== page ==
Tuesday, 28 February 2023
by Berkeley Lovelace
For the longest time, social media companies have rallied on the fact that their service is “free” to use. All these companies banked on showing ads and getting some user data in return to let them use social networks without any charge. Now with declining revenues and tough global economic conditions, social networks are resorting to offering subscriptions in one way or another. These paid plans can get unlock features ranging from vanity checkmarks to exclusive stickers to increase in reach and more.
Twitter first introduced its paid subscription in June 2021 in Canada and Australia later expanding it to the US and New Zealand. After Elon Musk took over the company, he hiked the price of the subscription to $7.99 per month and relaunch the plan with features like a Blue verification mark and priority in replies.
The social network’s first relaunch attempt in November was shortlived as many profiles started to impersonate brands and athletes. After putting in safeguards to prevent that — though those measures have also failed at times — Twitter finally launched the new version of Blue in December. Despite that, things are not going great for the subscription service. According to a report from The Information, there are roughly 180,000 paid accounts in the US and 290,000 paid accounts worldwide.
Following Twitter’s footsteps, Mark Zuckerberg also announced a premium program for Facebook and Instagram this week. In the beginning, the plan called “Meta Verified” will be available to users based in Australia and New Zealand with plans for expansion in the coming months. Just like Twitter Blue, this new plan will get users a Blue tick, but the company is not taking away any legacy verifications of notable profiles.
Snapchat launched Snapchat+ last June in the U.S., Canada, the U.K., France, Germany, Australia, New Zealand, and the United Arab Emirates. In the time since its launch, the service has gained more features and expanded to more countries. Last month, Snap said now it has more than 2 million paid subscribers.
Reddit has had a premium membership program for years in one form or another. The company renamed its Gold membership to Premium back in 2018. The $5.99 per month plan will give you perks like ad-free browsing, custom avatars, and Reddit coins to give awards to posters.
This subscription is as straightforward as it sounds. Tumblr launched its ad-free browsing plan last year at $4.99 per month — or at a discount price of $39.99 per year. After Musk took over Twitter, it also launched a parody service that let you have two blue checkmarks for $7.99. Last month, it even expanded this to rainbow checkmarks. These checkmarks don’t really do anything, but it’s a way to show support for the service.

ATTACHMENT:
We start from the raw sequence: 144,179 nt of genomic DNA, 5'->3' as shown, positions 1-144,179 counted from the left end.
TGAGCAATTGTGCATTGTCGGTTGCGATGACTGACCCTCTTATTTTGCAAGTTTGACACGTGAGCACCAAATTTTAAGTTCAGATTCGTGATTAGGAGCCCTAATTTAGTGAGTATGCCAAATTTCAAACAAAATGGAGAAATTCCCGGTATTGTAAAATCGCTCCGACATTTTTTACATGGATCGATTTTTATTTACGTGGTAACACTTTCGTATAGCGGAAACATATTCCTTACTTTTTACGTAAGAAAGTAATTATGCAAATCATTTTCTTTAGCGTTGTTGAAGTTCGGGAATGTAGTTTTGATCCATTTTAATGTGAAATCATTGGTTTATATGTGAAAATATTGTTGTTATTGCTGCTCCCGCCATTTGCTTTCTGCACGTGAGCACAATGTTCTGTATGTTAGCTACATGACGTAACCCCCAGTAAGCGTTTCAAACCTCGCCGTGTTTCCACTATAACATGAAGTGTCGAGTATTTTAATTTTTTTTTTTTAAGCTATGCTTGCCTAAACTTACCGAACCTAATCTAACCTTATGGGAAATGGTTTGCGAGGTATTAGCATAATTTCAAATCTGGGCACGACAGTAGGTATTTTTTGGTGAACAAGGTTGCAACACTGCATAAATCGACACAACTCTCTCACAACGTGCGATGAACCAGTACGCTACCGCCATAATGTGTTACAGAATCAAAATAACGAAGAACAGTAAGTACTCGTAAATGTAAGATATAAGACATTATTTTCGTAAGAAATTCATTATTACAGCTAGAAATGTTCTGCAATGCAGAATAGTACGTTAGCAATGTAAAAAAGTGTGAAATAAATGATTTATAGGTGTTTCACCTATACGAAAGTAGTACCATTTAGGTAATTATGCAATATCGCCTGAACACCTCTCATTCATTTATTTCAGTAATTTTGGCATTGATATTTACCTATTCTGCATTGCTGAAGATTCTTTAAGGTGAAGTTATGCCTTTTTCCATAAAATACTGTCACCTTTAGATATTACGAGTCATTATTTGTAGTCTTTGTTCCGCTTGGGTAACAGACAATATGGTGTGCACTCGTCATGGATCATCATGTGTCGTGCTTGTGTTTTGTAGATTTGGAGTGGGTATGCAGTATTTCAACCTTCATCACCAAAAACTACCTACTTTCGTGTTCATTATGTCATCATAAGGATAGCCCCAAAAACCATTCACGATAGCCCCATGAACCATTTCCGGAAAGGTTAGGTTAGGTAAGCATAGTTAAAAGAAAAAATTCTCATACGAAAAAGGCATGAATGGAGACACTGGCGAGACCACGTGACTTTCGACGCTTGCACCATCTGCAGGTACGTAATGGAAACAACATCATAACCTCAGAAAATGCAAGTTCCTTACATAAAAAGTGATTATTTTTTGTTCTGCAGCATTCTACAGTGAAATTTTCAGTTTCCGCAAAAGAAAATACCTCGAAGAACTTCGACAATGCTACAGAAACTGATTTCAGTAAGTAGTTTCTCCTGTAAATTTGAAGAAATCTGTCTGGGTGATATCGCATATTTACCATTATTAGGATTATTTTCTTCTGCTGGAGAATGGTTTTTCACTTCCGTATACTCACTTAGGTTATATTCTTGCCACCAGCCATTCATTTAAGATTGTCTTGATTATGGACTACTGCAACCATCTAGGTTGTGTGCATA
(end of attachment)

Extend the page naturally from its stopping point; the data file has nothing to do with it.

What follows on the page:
On the whole, these subscriptions offer a mix of identity markers, increased reach, fewer ads, and some visual bells and whistles. Most content services and apps (including games) provide an ad-free tier at an extra price so that makes sense. Asking users to pay for increased reach is a curious step as these companies have sung the song of equal distribution to creator content for the longest time. Over the past few years, different social networks have scaled back or adjusted payouts on creator programs. Now, rather than investing more in highlighting creators, they are asking users to pay up to have a better chance to be spotted.
Post Apple’s rollout of App Tracking Transparency features in 2021, social networks have seen a massive negative impact on ad revenues. What’s more, bets like metaverse haven’t taken off in challenging economic conditions. So more social media companies are thinking about other streams of revenue such as subscriptions. While these services have a massive user base, they haven’t made any notable progress. Snapchat+ has more than 2 million subscribers, Twitter Blue reportedly has nearly 300,000 users, data suggest Reddit Premium users are under 400,000, and Meta is just getting started.
Data from analytics firm Sensor Tower suggests that since the relaunch of Twitter Blue, people have sent more than $7 million on in-app purchases. On Snapchat, the in-app purchase amount is $64 million since the launch of Snapchat+.
“Although the amount of revenue from these subscriptions pales in comparison to ad revenue totals, premium subscription plans bode well for Twitter and Snapchat to increase user loyalty (and engagement) while simultaneously creating an alternative revenue stream outside of the notably competitive ad market,” Abe Yousef, senior insights analyst at Sensor Tower said.
Content streaming sites like YouTube and Spotify have offered features an ad-free experience and the ability to consume content online as part of their premium package. And they have succeeded in getting millions of paid users. The challenge for social networks would be to come up with features that are worth paying for users. Until then, the subscription revenue would be just a footnote in the balance sheet.
Here’s how every social media company is trying to adopt subscriptions by Ivan Mehta originally published on TechCrunch